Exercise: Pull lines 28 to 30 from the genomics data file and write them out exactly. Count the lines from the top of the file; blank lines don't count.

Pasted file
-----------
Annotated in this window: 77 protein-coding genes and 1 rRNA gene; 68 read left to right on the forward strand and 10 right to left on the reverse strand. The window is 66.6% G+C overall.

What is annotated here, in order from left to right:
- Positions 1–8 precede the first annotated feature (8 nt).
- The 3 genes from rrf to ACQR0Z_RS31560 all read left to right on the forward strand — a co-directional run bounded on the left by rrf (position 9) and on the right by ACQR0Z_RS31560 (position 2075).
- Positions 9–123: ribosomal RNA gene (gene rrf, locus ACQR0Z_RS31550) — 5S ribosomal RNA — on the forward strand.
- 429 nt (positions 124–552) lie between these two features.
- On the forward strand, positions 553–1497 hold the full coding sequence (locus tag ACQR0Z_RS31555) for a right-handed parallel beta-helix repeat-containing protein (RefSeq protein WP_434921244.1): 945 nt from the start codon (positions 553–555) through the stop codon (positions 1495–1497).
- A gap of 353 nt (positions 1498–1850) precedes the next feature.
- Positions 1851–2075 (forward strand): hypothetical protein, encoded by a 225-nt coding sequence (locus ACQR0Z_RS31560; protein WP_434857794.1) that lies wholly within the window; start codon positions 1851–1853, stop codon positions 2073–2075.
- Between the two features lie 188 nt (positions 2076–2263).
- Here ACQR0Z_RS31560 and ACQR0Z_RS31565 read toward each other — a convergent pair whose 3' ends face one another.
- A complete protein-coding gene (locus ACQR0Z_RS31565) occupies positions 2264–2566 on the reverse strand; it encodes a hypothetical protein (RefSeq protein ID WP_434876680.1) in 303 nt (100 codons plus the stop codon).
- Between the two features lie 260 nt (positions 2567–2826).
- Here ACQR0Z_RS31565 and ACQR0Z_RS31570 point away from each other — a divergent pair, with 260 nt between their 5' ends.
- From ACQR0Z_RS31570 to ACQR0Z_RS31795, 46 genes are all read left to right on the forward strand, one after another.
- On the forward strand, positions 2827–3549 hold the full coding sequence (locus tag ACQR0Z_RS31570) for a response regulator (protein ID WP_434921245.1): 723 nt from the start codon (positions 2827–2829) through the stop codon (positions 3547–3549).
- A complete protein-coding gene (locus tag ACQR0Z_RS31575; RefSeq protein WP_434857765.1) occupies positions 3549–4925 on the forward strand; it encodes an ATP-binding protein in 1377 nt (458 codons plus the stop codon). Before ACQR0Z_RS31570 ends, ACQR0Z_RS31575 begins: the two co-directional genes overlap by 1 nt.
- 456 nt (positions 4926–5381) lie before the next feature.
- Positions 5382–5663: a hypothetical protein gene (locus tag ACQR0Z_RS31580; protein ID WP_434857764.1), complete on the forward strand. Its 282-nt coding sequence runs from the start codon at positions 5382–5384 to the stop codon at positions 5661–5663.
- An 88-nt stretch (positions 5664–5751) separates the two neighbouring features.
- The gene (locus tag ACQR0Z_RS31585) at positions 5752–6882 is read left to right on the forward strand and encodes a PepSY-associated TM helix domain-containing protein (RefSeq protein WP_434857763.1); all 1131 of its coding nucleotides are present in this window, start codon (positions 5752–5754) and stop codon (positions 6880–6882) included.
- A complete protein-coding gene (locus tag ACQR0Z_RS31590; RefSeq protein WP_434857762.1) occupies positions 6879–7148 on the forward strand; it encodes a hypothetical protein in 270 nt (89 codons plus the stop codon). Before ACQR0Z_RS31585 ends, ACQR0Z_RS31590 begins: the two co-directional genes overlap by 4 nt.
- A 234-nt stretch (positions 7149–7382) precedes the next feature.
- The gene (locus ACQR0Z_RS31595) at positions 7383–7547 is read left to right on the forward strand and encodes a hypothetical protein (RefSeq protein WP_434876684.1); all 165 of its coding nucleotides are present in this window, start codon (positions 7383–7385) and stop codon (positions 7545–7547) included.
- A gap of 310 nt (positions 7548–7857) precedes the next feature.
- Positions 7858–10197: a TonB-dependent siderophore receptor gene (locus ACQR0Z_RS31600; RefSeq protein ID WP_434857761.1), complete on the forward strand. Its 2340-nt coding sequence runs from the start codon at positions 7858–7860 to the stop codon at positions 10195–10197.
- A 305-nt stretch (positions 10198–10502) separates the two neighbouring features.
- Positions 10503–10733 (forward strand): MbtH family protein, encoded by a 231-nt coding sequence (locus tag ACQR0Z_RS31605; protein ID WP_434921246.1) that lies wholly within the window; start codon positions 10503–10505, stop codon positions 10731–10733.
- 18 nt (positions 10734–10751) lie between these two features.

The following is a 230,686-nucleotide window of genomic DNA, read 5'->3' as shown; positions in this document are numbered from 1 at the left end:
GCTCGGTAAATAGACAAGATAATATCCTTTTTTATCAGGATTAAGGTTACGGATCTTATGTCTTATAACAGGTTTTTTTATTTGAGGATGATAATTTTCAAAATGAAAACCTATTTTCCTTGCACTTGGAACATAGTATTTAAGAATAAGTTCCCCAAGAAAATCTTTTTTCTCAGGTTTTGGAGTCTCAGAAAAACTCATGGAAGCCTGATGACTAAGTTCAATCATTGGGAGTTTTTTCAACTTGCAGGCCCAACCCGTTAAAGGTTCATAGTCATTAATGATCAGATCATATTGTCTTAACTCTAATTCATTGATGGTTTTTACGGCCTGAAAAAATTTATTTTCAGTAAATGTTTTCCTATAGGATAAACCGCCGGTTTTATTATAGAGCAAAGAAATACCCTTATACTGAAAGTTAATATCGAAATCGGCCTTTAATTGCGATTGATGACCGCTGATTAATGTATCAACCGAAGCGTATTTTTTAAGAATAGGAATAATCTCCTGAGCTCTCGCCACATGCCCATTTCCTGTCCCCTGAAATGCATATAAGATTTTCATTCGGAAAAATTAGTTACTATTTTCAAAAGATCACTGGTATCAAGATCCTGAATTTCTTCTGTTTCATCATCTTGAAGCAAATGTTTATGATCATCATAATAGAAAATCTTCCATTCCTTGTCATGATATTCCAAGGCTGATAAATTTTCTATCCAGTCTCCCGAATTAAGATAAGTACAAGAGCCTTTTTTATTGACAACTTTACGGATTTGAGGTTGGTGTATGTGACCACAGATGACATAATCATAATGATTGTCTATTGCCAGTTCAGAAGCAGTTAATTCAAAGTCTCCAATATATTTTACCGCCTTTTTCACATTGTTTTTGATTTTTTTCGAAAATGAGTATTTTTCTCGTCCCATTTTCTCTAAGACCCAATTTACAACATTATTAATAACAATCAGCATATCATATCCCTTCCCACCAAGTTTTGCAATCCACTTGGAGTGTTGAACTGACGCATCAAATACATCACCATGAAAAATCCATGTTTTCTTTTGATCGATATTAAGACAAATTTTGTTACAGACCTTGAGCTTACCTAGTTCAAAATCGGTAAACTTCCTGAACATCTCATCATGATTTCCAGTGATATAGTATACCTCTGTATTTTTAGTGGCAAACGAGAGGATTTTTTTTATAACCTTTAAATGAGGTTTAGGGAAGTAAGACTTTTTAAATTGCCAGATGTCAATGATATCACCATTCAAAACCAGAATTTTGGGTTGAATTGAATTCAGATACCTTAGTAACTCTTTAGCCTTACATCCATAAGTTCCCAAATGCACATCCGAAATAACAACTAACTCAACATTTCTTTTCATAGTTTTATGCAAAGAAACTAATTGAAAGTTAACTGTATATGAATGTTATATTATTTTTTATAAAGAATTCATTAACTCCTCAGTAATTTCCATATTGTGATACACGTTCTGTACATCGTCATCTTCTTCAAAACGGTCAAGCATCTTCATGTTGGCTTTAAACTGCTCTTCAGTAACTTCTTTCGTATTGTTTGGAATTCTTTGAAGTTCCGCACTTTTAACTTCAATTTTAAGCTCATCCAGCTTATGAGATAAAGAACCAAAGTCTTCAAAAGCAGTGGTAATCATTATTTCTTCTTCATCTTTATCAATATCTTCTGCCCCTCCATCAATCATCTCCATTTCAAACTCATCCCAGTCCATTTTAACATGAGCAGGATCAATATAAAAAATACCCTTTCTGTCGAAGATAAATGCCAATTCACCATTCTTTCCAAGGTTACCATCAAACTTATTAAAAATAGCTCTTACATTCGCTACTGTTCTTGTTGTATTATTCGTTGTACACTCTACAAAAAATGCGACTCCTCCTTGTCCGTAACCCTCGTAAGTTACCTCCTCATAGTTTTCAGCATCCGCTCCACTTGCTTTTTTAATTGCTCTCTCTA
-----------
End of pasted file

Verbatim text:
- Positions 10503–10733 (forward strand): MbtH family protein, encoded by a 231-nt coding sequence (locus tag ACQR0Z_RS31605; protein ID WP_434921246.1) that lies wholly within the window; start codon positions 10503–10505, stop codon positions 10731–10733.
- 18 nt (positions 10734–10751) lie between these two features.

The following is a 230,686-nucleotide window of genomic DNA, read 5'->3' as shown; positions in this document are numbered from 1 at the left end: